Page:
Homes bordering fairways or greens guarantee you won't have pesky neighbors behind you. Deer and rabbits provide frequent diversions.
Some projects, such as the Tuolumne City and Don Pedro plans, attract little opposition.
"I think a lot of people in the Lake Don Pedro area look forward to having additional development," Shane said. "They see it as an enhancement, not a detriment."
But Mountain Springs has been a lightning rod since developers first floated a proposal for 2,076 homes soon after the course sprouted in 1990.
Strident opposition prompted developers to pare plans to 1,500homes, which county supervisors narrowly approved on a 3-2 vote. But critics in 2001 quickly gathered 7,000 signatures to force a countywide vote that became moot when developers withdrew their plans to avoid defeat.
After the county finished traffic studies about a year ago, the developer resubmitted plans for the development. Those plans must be approved by the Planning Commission and the Board of Supervisors. Shane expects it to be considered in October at the earliest.
Voters Choice, a group formed to fight Mountain Springs, remained active and continues monitoring government meeting and informing members in regular mass e-mails. Some members spoke against Mountain Springs on Monday, six years after their initial opposition.
"We are asked to bite the bullet because they really, really want to build this subdivision," Dave Bonnot said. He said mitigation measures, designed to lessen the project's impact, amount to developers saying, "'If we do this little thing here, we can say we tried and move on.'"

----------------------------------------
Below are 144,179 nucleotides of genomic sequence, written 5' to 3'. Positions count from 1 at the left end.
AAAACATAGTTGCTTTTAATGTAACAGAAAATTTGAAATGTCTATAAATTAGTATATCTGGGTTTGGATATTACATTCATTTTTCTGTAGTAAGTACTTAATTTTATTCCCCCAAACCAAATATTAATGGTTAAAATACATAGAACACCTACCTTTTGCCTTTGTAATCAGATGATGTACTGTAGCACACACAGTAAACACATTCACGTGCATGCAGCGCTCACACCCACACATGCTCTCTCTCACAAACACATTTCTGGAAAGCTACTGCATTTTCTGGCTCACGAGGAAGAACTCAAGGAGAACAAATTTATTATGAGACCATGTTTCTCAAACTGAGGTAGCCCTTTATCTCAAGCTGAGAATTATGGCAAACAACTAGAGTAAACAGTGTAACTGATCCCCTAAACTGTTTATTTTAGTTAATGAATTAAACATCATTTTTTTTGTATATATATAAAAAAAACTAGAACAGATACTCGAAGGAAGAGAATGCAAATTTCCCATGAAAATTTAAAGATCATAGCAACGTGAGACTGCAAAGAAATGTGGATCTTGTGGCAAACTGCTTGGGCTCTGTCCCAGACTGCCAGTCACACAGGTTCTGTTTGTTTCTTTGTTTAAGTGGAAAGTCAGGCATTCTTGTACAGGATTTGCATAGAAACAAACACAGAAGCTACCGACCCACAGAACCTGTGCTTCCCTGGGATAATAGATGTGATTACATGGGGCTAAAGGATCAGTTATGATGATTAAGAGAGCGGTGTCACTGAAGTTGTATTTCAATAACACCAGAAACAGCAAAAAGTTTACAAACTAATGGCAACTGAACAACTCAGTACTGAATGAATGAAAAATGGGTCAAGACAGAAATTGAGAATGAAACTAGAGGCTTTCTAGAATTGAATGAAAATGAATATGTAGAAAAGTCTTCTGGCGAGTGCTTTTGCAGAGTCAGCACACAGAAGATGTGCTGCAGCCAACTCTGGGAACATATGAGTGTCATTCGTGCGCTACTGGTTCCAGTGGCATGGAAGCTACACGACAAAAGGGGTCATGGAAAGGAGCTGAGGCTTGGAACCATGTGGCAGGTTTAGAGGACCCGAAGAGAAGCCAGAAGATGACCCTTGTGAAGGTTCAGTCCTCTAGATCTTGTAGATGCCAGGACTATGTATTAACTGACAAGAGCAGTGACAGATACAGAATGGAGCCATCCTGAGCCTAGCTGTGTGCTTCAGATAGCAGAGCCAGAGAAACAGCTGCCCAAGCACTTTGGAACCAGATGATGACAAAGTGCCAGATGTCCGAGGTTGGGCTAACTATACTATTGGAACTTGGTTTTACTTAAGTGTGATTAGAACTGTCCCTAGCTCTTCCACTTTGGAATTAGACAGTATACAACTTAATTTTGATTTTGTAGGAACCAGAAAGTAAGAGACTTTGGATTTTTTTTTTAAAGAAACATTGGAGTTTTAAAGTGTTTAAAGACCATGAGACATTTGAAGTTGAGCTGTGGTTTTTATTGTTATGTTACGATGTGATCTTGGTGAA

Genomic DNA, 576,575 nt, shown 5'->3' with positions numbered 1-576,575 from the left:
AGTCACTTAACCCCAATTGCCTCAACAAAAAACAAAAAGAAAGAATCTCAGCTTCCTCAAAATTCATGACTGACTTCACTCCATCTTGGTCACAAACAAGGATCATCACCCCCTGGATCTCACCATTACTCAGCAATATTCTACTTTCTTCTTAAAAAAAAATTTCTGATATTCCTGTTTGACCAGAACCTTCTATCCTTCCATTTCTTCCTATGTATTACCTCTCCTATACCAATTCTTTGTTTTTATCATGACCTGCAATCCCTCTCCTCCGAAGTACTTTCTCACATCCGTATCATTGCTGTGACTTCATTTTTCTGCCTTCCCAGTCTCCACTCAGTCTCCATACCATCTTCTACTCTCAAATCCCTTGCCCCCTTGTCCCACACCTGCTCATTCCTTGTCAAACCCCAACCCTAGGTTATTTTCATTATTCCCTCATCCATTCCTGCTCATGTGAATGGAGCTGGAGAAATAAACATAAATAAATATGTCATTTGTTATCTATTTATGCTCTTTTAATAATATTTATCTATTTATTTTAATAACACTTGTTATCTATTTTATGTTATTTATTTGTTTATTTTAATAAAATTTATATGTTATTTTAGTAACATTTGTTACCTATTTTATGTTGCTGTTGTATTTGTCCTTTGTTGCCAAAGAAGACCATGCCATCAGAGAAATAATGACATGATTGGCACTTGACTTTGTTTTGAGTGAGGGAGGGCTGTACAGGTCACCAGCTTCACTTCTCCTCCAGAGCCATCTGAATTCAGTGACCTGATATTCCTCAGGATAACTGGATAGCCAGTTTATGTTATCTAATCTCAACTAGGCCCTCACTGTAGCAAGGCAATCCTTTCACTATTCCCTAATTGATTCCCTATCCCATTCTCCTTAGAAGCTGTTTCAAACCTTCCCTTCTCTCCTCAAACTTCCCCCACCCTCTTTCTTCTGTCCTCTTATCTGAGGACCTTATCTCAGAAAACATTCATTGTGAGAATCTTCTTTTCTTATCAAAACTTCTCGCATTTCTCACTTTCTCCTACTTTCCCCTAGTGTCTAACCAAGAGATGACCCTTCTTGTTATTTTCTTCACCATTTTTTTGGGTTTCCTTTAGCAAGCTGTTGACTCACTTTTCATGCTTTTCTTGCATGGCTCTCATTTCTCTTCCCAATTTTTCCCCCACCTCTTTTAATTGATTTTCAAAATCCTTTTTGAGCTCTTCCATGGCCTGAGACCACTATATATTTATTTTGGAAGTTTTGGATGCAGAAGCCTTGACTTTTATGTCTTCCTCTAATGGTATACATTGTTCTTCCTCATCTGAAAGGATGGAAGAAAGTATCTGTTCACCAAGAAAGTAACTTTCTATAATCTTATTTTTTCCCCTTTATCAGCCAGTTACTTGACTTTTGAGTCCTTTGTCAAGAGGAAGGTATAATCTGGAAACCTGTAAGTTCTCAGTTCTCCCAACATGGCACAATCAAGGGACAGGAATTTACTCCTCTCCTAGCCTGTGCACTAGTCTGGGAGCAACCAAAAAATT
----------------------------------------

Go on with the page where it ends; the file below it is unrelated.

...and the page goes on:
Sharon Marovich, representing the Tuolumne Heritage Committee, noted that county officials already are processing 3,000 home requests in various stages of approval.
"The loss of an area's rural landscape is a social change," she said.
'We don't want to be urban'
Doris Grinn said the foothills should learn from mistakes in the valley. "When the county only sees a residential development economy as a strategy, we end up with a lot bigger headaches," Grinn said. "I think people are trying to say, 'We don't want to be urban.'"
Bruce Watson lives on Lime Kiln Road, which would bear the brunt of traffic to the golf town. He predicted congestion would be "just horrendous," a view shared by EDAW, the consulting firm that studied Mountain Springs' proposal.
Whit Manley, the developers' Sacramento attorney, said they want to fix and widen Lime Kiln "out of the gate, before the project gets under way." He reminded the grumbling crowd that his clients paid for the studies but had no control over them and did not agree with some parts.
"This project is not attempting to get a free ride, not at all," Manley said.
He noted that Mountain Springs has offered money to permanently preserve farmland in other parts of Tuolumne County, perhaps through easements held by a trust. "That wouldn't create new ag land," Manley said. "But acquisition elsewhere would help."
Bee staff writer Garth Stapley can be reached at firstname.lastname@example.org or 578-2390.